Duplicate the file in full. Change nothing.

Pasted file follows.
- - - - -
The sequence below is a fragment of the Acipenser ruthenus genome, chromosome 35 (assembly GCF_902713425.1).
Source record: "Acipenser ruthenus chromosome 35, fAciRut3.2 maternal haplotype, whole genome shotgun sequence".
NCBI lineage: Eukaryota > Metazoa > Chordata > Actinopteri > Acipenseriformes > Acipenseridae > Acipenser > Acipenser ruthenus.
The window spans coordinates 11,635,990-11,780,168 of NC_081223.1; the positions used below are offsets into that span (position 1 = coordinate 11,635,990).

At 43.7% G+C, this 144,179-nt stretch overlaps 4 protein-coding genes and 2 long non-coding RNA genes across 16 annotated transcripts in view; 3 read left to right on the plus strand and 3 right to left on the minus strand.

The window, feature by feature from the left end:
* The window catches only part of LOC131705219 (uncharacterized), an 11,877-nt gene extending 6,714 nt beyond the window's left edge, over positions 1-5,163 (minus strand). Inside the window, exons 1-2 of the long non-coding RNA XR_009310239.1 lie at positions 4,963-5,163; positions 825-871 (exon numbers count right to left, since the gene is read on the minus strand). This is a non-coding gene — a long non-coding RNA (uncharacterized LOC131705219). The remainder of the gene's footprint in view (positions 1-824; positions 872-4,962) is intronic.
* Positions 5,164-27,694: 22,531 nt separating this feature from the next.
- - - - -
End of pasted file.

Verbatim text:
The sequence below is a fragment of the Acipenser ruthenus genome, chromosome 35 (assembly GCF_902713425.1).
Source record: "Acipenser ruthenus chromosome 35, fAciRut3.2 maternal haplotype, whole genome shotgun sequence".
NCBI lineage: Eukaryota > Metazoa > Chordata > Actinopteri > Acipenseriformes > Acipenseridae > Acipenser > Acipenser ruthenus.
The window spans coordinates 11,635,990-11,780,168 of NC_081223.1; the positions used below are offsets into that span (position 1 = coordinate 11,635,990).

At 43.7% G+C, this 144,179-nt stretch overlaps 4 protein-coding genes and 2 long non-coding RNA genes across 16 annotated transcripts in view; 3 read left to right on the plus strand and 3 right to left on the minus strand.

The window, feature by feature from the left end:
* The window catches only part of LOC131705219 (uncharacterized), an 11,877-nt gene extending 6,714 nt beyond the window's left edge, over positions 1-5,163 (minus strand). Inside the window, exons 1-2 of the long non-coding RNA XR_009310239.1 lie at positions 4,963-5,163; positions 825-871 (exon numbers count right to left, since the gene is read on the minus strand). This is a non-coding gene — a long non-coding RNA (uncharacterized LOC131705219). The remainder of the gene's footprint in view (positions 1-824; positions 872-4,962) is intronic.
* Positions 5,164-27,694: 22,531 nt separating this feature from the next.